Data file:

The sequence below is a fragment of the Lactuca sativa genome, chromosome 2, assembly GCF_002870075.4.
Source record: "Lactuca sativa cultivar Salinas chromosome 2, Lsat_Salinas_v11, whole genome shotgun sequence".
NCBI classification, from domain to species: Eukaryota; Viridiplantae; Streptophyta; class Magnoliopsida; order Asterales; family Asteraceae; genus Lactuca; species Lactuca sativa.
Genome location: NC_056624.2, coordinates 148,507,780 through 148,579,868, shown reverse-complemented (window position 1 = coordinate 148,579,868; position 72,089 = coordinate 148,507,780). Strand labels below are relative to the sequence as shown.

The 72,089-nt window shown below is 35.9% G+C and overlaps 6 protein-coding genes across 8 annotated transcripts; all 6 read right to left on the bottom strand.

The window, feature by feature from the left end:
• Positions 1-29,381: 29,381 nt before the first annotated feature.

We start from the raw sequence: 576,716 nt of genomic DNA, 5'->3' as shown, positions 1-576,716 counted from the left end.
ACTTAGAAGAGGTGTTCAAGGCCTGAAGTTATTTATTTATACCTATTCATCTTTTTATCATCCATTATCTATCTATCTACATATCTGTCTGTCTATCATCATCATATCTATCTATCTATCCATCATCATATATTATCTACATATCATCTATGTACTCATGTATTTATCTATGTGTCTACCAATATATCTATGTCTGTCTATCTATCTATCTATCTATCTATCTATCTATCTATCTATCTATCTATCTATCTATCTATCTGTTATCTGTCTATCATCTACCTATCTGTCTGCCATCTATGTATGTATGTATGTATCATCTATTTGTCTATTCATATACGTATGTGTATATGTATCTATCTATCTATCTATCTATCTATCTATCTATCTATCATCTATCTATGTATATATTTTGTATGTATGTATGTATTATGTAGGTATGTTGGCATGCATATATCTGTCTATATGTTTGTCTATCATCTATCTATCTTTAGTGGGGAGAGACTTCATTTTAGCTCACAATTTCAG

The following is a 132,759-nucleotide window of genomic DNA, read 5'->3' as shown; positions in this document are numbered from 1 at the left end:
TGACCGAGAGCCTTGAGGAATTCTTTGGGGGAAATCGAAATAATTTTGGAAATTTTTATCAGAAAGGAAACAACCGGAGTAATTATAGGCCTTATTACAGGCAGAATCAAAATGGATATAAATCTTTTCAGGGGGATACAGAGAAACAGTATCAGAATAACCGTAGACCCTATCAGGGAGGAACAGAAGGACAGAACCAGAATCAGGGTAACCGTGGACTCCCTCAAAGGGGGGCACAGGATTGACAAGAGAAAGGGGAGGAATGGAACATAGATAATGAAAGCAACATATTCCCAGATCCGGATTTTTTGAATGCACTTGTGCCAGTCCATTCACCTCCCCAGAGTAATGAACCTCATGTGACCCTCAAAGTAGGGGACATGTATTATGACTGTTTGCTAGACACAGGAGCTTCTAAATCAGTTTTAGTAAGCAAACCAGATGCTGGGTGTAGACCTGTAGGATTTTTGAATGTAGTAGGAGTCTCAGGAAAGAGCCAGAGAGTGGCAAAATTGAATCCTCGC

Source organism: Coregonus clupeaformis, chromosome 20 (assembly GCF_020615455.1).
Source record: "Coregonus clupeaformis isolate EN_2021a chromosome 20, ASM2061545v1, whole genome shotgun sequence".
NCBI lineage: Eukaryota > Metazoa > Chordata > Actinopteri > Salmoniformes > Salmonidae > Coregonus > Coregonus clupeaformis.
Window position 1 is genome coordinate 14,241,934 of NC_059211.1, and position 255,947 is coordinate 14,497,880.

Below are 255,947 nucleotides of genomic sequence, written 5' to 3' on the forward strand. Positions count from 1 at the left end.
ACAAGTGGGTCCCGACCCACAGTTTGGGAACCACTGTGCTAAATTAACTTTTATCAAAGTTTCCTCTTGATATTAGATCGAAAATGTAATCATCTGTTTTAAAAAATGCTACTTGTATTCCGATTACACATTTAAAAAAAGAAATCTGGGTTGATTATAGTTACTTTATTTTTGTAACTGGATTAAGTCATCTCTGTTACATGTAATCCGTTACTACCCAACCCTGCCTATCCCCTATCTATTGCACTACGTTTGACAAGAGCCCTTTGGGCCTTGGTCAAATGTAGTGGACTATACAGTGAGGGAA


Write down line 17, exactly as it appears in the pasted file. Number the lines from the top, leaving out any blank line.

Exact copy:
ACAAGTGGGTCCCGACCCACAGTTTGGGAACCACTGTGCTAAATTAACTTTTATCAAAGTTTCCTCTTGATATTAGATCGAAAATGTAATCATCTGTTTTAAAAAATGCTACTTGTATTCCGATTACACATTTAAAAAAAGAAATCTGGGTTGATTATAGTTACTTTATTTTTGTAACTGGATTAAGTCATCTCTGTTACATGTAATCCGTTACTACCCAACCCTGCCTATCCCCTATCTATTGCACTACGTTTGACAAGAGCCCTTTGGGCCTTGGTCAAATGTAGTGGACTATACAGTGAGGGAA